I’m depressed and mad. I’m in a bit of a career rut now, but even in my rut, I had three former classmates say they’re so impressed with what I’ve done. Huh? What I’ve done? I’ve held up my end of the “future” bargain. I’ve worked, and when I didn’t like a job, I found another more interesting or more humane one. I stopped hiding behind the textbook and started living in the real world where we also learn things and meet people and make money. I still continue to further my education by taking classes, reading EVERYTHING, consider grad school and go to lectures. In a nutshell, I became an interesting person. I have cocktail talk. I can carry on a conversation and I have interests. But perhaps most importantly, I have interesting friends that reflect the various facets of my personality and background.

I think I’ve just realized something…

It all comes down to confidence.

If you’re not confident in yourself or what you want to do (like my friend) then you surround yourself with like-minded people — no confidence, career direction, etc.

I don’t always have confidence. Most of the time I fake it. I’m sure even my friends do too. I’ve been practicing the art of faking for so long, sometimes I forget I’m faking and actually believe it. And maybe that’s what it boils down to. Not how good a student you are, how much community service you’ve done, how many internships you’ve had, who you know, how much money your parents have or where you came from. Maybe it’s all about how well you can “fake it till you make it.”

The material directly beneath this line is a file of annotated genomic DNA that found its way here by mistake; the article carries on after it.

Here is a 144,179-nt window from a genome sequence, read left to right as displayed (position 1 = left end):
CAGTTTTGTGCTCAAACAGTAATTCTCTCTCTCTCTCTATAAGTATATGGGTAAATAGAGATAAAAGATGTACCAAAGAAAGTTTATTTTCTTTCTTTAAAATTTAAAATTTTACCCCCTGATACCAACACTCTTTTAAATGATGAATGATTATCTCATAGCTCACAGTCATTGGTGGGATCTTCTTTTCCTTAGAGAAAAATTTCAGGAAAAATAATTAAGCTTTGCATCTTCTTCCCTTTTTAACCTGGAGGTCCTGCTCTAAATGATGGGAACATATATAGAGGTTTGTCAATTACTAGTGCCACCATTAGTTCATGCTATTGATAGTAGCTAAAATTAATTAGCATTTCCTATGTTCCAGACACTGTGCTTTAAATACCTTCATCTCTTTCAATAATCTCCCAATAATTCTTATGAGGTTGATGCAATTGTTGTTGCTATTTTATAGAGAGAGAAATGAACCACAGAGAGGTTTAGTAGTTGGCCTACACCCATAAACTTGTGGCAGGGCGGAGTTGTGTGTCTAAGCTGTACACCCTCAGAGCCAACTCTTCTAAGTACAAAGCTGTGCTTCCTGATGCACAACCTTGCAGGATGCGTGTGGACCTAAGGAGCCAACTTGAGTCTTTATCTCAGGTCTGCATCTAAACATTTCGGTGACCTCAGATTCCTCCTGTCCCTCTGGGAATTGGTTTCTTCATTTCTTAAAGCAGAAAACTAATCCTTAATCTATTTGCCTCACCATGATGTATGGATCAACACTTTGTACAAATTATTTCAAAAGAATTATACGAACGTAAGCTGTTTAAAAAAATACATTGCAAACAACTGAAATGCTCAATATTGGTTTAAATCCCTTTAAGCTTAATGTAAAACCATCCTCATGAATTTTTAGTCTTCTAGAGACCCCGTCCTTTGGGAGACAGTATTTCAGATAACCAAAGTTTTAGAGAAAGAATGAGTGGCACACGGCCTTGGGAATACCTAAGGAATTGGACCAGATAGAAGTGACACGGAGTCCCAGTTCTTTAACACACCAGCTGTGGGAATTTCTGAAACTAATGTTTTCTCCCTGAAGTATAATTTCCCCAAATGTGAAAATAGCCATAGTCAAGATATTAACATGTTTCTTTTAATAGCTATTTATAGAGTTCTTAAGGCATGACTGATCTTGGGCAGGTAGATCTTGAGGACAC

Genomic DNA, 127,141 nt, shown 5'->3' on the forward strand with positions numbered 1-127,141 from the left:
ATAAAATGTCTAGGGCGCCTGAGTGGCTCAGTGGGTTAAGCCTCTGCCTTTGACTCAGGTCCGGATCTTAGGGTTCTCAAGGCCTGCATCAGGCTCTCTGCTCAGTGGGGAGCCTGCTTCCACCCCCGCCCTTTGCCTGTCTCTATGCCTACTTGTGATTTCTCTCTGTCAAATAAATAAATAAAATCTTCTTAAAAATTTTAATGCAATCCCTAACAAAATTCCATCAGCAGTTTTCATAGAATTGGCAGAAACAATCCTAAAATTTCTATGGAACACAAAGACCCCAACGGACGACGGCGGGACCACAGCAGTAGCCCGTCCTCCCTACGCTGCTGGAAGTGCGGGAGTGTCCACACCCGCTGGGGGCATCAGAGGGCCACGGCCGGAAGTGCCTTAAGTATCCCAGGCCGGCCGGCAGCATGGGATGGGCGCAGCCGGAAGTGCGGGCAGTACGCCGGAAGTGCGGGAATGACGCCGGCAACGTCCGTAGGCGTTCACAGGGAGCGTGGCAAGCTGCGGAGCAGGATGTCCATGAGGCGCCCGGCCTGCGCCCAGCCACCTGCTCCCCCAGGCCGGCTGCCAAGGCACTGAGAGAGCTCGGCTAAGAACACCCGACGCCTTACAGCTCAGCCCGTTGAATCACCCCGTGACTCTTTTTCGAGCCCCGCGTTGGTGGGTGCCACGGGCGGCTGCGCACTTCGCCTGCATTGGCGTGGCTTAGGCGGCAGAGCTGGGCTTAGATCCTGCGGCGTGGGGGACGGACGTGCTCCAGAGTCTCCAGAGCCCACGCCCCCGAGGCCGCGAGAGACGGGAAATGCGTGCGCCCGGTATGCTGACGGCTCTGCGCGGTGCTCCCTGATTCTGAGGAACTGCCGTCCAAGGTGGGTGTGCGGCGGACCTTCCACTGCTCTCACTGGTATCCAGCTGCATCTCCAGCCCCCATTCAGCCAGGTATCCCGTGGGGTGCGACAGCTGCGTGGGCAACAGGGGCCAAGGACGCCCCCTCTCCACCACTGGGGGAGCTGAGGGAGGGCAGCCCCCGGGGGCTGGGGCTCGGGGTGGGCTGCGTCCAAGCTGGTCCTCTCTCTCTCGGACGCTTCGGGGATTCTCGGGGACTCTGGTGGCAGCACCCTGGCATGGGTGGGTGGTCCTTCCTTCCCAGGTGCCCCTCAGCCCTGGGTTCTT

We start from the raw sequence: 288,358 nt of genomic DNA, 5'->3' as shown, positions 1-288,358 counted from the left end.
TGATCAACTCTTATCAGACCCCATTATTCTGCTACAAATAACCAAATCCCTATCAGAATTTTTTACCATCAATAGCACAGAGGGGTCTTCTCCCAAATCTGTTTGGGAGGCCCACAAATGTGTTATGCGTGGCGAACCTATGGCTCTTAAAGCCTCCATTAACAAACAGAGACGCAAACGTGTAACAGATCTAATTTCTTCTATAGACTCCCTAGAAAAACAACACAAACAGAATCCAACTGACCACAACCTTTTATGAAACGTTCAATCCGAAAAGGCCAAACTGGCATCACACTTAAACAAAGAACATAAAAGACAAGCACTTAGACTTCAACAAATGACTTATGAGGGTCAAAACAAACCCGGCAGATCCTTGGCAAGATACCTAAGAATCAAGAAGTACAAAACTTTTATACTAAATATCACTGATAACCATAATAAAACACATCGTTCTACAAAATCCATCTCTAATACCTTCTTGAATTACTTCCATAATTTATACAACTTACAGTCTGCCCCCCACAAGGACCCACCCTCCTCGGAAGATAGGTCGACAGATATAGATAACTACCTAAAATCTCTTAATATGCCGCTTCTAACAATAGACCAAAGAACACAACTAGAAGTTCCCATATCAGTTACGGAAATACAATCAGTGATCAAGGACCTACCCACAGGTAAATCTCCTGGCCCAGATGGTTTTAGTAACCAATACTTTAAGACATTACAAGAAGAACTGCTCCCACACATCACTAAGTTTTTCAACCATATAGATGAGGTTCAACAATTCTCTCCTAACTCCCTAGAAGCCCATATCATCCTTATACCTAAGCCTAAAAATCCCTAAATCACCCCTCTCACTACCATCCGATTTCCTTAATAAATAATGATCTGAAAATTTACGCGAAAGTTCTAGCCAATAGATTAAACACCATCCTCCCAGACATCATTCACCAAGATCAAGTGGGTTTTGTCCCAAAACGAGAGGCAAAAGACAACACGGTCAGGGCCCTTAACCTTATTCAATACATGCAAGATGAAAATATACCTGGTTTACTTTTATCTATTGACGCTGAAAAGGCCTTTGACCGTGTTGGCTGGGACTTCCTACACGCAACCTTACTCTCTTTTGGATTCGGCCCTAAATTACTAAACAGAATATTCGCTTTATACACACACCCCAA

And that revelation, my dear uptown, is no lie.

-Downtown

A Good Man is Hard to Find

I was on the phone with my sister the other night/early morning, a weekend ritual we have to check in and make sure the other got home safely. We both had fun with our respective friends, and just enough to drink that we were feeling a little confessional. “I’m on J-Date!” My sister blurted out as I was kicking my heels off by my front door, complaining about the lack of tall men in New York. “I’m 22 and I’m on J-Date,” she said again, for emphasis. “Well, I’m on Match.com again,” I told her, laughing. “This online dating is so weird,” said my slightly more uptown sister, “like you can take people on virtual dates in chat rooms called ‘Sunset Beach’ or ‘Wine Tasting,’ or ‘Lounge Lizard.’ Ewwww!”